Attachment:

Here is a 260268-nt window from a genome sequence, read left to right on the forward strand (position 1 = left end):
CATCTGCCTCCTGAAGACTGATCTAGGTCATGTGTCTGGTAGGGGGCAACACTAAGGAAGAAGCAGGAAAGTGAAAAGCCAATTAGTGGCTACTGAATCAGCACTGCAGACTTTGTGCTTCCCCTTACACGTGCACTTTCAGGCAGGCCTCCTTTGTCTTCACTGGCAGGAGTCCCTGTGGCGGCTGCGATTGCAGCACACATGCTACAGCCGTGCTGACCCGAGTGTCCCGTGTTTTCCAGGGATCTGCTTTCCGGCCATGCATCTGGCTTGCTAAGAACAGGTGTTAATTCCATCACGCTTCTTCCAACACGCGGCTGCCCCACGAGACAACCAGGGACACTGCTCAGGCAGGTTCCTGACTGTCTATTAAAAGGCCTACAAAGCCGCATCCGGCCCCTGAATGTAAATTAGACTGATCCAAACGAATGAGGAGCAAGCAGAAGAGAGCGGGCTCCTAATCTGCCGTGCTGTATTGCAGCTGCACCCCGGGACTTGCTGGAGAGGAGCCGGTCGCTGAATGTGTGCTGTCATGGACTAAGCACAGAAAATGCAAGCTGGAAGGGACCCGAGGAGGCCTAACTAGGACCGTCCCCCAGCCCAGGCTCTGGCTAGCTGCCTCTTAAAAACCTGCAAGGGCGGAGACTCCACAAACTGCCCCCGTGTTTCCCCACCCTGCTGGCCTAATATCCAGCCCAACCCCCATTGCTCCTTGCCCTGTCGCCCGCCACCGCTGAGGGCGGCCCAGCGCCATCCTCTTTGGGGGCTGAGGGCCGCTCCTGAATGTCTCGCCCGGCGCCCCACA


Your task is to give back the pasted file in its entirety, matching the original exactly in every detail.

Here is a 260268-nt window from a genome sequence, read left to right on the forward strand (position 1 = left end):
CATCTGCCTCCTGAAGACTGATCTAGGTCATGTGTCTGGTAGGGGGCAACACTAAGGAAGAAGCAGGAAAGTGAAAAGCCAATTAGTGGCTACTGAATCAGCACTGCAGACTTTGTGCTTCCCCTTACACGTGCACTTTCAGGCAGGCCTCCTTTGTCTTCACTGGCAGGAGTCCCTGTGGCGGCTGCGATTGCAGCACACATGCTACAGCCGTGCTGACCCGAGTGTCCCGTGTTTTCCAGGGATCTGCTTTCCGGCCATGCATCTGGCTTGCTAAGAACAGGTGTTAATTCCATCACGCTTCTTCCAACACGCGGCTGCCCCACGAGACAACCAGGGACACTGCTCAGGCAGGTTCCTGACTGTCTATTAAAAGGCCTACAAAGCCGCATCCGGCCCCTGAATGTAAATTAGACTGATCCAAACGAATGAGGAGCAAGCAGAAGAGAGCGGGCTCCTAATCTGCCGTGCTGTATTGCAGCTGCACCCCGGGACTTGCTGGAGAGGAGCCGGTCGCTGAATGTGTGCTGTCATGGACTAAGCACAGAAAATGCAAGCTGGAAGGGACCCGAGGAGGCCTAACTAGGACCGTCCCCCAGCCCAGGCTCTGGCTAGCTGCCTCTTAAAAACCTGCAAGGGCGGAGACTCCACAAACTGCCCCCGTGTTTCCCCACCCTGCTGGCCTAATATCCAGCCCAACCCCCATTGCTCCTTGCCCTGTCGCCCGCCACCGCTGAGGGCGGCCCAGCGCCATCCTCTTTGGGGGCTGAGGGCCGCTCCTGAATGTCTCGCCCGGCGCCCCACA